COPENHAGEN - Universal health coverage is a simple idea: it means that all people can use quality health services, where and when they need them, without experiencing financial hardship. It is a fundamental human right, a vision that WHO has pursued in partnership with countries since its foundation 70 years ago.
Yet despite impressive progress in the WHO European Region, even the most advanced countries have not been able to protect everyone from financial hardship caused by out-of-pocket payments for health care, and the heaviest burden falls on poor and vulnerable people.
It is unacceptable that anyone today – a pensioner, single parent, unemployed person, your neighbour or mine – should be pushed into poverty by having to pay for the treatment they need. No one should have to choose between buying medicines or putting food on their table, or paying the rent.
Europe has a strong history of recognizing the right to health for all, with equal access. These are guiding values for our health systems.
The 2030 Agenda for Sustainable Development has made “universal health coverage, including financial risk protection, access to quality essential health-care services and access to safe, effective, quality and affordable essential medicines and vaccines for all” a global goal. This year, WHO and its Member States have committed to an ambitious 5-year plan to accelerate progress towards achieving universal health coverage.
On WHO’s 70th anniversary, we should not only reflect on the impressive progress in health that has been achieved in our lifetimes – from routine vaccination against childhood diseases to vastly improved maternal health, a focus on healthy environments, protection from health threats, and a strong legal framework to stop tobacco use, for example – but also recommit to the most fundamental goal of health for all.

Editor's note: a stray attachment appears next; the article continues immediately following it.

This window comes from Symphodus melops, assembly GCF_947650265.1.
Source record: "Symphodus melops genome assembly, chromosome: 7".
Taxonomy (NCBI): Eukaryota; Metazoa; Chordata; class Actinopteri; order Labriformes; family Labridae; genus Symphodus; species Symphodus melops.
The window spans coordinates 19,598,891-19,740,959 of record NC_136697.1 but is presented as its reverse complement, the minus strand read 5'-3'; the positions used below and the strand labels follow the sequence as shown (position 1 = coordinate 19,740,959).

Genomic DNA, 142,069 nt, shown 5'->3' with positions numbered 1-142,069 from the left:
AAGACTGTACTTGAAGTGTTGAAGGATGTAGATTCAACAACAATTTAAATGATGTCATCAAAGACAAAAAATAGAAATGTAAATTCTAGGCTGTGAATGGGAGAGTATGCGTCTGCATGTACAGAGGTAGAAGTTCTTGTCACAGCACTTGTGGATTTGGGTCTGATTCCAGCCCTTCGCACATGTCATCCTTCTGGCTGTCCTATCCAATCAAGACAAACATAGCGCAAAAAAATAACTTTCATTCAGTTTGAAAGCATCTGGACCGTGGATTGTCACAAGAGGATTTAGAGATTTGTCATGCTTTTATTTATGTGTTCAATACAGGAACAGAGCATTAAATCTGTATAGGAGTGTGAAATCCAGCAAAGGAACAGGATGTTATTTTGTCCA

This World Health Day, WHO calls on leaders in the European Region to take concerted action towards universal health coverage. Universal access to a strong and resilient people-centered health system with primary care as its foundation – bringing together community-based services, health promotion and disease prevention – produces social and economic benefits for individuals and societies.
We have a legacy to build on. This year is also the 40th anniversary of the landmark Declaration of Alma-Ata and the 10th anniversary of the Tallinn Charter: Health Systems for Health and Wealth. In 1978, leaders expressed their commitment to achieve health for all through primary health care. The Declaration’s pillars – universal coverage, equity in health, intersectoral collaboration and community participation – are more relevant than ever, and we must complete the work we began.
Specifically, reducing the out-of-pocket payments that lead to financial hardship requires more public financing and carefully designed coverage policies with a focus on poorer people and other vulnerable groups.
To support countries in making informed choices, WHO/Europe undertook a regional analysis of the strength of financial protection and of the health coverage policies that influence health system performance in 25 countries. Findings suggest that all countries can do more and better to move towards universal health coverage.
The analysis also offers a wealth of good practices demonstrating how countries can provide strong financial protection for everybody. Key policy messages will be presented at the WHO high-level meeting “Health systems for prosperity and solidarity: leaving no one behind” in Estonia on the occasion of the 10th anniversary of the Tallinn Charter.
Health is our most precious asset. It must not be a luxury enjoyed by the privileged. We all benefit socially, economically and environmentally from a world that seeks health for all. It is time that we come together and make this a common goal.